I was becoming delirious. My arms were shaking, and I sensed myself losing motor control. I started swerving on the road; the 50 pounds of weight on my bicycle were making it difficult to keep a straight line. I turned a corner, and saw yet another hill up ahead. For the first time since leaving Paris, I wasn’t sure if I would make it to the top. I had thought each of the previous hills would surely be the last, only to be confronted with another one a couple kilometers later. I wanted to collapse. But it was getting late, and we needed to get inside. It had been raining for the past 7 hours.
Where was this damned city? The road signs were frustratingly inaccurate, taunting me with their inconsistent kilometer measurements. Two signs ago it said 15 kilometers to the city of Shumen, but the last sign read 20.
I looked behind me. Morgan was nowhere in sight. I knew that I wasn’t the only one having serious problems. 115 kilometers in intense rain, on only our second day of cycling after weeks of inactivity seemed like a foolish decision. I started making a mental check list of the mistakes we had made: 1. Leaving too late. 2. Not refilling with enough water. 3. Not researching the topography of our ride 4. Assuming the storm wouldn’t be so bad.
I stopped at the top of a hill and waited for Morgan to catch up. He was also shaking violently, his eyes stretched wide in physical shock. We had taken our bodies beyond the edge.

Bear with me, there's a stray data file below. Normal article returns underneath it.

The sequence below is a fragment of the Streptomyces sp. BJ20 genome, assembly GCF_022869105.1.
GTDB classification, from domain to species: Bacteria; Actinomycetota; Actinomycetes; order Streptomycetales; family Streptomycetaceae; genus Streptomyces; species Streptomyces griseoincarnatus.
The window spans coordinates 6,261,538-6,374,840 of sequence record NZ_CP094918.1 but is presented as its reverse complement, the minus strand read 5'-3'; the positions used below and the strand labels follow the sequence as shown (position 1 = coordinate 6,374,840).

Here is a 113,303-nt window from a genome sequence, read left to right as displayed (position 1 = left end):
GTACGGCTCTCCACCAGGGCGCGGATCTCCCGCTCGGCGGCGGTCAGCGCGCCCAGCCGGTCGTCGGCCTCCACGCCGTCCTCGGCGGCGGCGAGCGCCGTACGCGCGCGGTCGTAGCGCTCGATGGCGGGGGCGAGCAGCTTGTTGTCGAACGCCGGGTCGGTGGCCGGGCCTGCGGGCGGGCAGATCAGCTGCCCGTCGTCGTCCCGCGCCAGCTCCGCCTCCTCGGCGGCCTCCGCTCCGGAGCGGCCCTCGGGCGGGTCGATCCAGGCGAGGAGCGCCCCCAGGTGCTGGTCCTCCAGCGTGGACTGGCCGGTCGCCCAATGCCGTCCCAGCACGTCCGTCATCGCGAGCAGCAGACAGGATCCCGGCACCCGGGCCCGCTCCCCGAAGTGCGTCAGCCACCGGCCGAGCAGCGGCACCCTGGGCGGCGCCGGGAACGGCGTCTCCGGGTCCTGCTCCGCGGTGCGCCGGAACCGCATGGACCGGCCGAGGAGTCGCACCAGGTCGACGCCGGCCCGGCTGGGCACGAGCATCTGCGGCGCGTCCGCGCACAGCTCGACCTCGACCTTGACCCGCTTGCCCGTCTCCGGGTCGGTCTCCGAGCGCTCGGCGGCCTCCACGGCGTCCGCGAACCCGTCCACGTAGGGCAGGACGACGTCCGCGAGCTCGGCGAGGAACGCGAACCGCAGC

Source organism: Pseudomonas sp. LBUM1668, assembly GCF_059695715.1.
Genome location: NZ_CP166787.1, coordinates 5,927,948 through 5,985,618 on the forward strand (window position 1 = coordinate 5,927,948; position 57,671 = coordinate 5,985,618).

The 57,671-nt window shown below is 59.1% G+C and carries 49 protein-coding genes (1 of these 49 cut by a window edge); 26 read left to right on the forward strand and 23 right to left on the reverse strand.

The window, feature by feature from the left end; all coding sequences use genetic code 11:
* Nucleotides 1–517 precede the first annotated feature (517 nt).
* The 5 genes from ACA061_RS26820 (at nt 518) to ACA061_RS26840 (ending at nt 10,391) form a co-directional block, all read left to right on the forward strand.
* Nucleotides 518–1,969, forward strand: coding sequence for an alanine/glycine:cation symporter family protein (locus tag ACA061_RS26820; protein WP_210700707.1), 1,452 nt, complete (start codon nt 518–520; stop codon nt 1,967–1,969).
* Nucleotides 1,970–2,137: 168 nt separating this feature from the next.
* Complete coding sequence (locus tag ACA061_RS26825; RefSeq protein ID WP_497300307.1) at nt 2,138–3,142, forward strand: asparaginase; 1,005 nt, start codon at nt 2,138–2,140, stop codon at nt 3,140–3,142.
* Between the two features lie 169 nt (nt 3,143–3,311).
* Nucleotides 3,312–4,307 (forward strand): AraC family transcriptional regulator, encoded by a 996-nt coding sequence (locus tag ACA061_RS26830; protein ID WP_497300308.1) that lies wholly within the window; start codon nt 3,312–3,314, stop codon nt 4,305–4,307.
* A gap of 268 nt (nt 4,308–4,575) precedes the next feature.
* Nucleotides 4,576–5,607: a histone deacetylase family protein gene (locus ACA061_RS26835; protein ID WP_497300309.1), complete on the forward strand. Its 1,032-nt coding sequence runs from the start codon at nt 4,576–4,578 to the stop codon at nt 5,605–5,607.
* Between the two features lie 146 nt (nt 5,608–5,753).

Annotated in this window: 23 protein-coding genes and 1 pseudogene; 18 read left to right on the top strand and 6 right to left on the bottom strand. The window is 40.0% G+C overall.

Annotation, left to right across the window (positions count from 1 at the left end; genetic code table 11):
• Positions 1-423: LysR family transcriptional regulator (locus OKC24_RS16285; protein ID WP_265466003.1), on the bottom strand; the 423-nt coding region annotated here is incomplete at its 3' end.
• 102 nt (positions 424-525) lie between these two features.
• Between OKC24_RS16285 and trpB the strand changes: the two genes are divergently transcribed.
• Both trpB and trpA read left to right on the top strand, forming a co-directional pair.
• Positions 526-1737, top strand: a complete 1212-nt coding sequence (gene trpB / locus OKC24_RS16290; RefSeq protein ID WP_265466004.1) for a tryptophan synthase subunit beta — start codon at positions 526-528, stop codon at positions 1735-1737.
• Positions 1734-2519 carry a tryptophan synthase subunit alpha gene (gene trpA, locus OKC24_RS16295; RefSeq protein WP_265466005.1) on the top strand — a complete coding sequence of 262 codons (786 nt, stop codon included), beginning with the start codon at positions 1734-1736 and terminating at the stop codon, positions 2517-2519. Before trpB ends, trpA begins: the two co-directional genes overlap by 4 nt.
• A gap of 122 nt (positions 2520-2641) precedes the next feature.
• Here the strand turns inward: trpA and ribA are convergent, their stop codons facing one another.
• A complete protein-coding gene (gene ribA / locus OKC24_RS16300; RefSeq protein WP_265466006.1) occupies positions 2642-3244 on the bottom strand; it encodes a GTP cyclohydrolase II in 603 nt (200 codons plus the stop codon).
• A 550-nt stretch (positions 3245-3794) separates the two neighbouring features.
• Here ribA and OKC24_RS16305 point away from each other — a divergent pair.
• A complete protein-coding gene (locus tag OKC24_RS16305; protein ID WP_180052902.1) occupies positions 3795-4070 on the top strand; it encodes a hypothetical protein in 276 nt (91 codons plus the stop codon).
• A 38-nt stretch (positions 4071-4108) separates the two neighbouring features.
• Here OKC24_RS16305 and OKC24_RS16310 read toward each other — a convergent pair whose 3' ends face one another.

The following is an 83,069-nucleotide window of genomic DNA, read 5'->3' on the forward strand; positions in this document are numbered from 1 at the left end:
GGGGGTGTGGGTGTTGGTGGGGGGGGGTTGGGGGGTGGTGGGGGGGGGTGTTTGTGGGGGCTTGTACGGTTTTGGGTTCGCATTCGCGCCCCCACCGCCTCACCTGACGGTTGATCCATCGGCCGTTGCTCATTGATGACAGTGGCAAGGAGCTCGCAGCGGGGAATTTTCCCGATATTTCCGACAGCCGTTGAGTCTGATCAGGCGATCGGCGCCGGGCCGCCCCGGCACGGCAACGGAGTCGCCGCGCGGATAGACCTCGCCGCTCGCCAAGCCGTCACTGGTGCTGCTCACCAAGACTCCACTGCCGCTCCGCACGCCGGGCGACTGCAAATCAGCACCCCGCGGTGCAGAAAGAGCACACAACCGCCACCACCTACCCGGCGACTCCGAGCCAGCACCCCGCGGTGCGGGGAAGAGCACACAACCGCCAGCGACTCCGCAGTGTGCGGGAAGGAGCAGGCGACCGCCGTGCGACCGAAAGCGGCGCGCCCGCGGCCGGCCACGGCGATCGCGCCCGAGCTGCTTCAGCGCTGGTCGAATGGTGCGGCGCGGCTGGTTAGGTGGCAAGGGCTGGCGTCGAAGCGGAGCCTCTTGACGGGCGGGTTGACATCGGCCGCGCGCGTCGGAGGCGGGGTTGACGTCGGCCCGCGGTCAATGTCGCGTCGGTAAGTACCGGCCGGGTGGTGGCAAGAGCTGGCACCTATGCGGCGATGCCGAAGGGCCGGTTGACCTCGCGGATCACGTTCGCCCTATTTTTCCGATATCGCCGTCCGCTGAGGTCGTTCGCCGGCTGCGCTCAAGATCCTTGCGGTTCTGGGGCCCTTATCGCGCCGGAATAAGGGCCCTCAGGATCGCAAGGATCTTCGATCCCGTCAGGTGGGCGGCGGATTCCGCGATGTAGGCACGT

“Morgan, I’m in a bad way right now. Like dangerously bad” I said.
It was a pointless comment, if only because we had no choice but to go on. We were expected by a couchsurfer in Shumen. And besides, we needed to get inside. There were no cities between us and our destination, and we were in the middle of some deserted highway, completely soaked. We pushed on.
By the time I saw the lights of the city, I was too out of it to process any emotion. In the last 20 minutes, my motivation had boiled down to a single mission: Find a hotel, have a bowl of soup, and fall promptly to sleep. The couchsurfer had become irrelevant. There was no way we would be able to socialize with them, or be even remotely functional as someone’s guests.
We went into the first hotel we saw. Morgan and I must’ve looked crazed when we devoured the food and water they placed before us. We ate in silence. I could feel the rice, bread, and soup instantly melt in my stomach, helping bring back life to a body begging for energy. My head began to clear, and was able to start producing thoughts more complex than my base instincts for food and sleep.
It hit me that our experience on the ride from Ruse to Shumen was an unnecessary risk. Among our lesser mistakes, like setting out too late, we had completely failed to listen to what our bodies were telling us throughout the ride. We were already in trouble at 65 kilometers, when we stopped for a late lunch in a major city called Razgrad. We should’ve stopped there. Our bodies were getting sick from the constant rain, and we could have easily found shelter in the city.
Instead, we pushed ourselves too far, to fulfill a couchsurfing arrangement we didn’t even end up using. It’s true we average over a 100km a day, and don’t usually delay rides for rain, but sometimes the combo just isn’t in the cards. And that’s OK.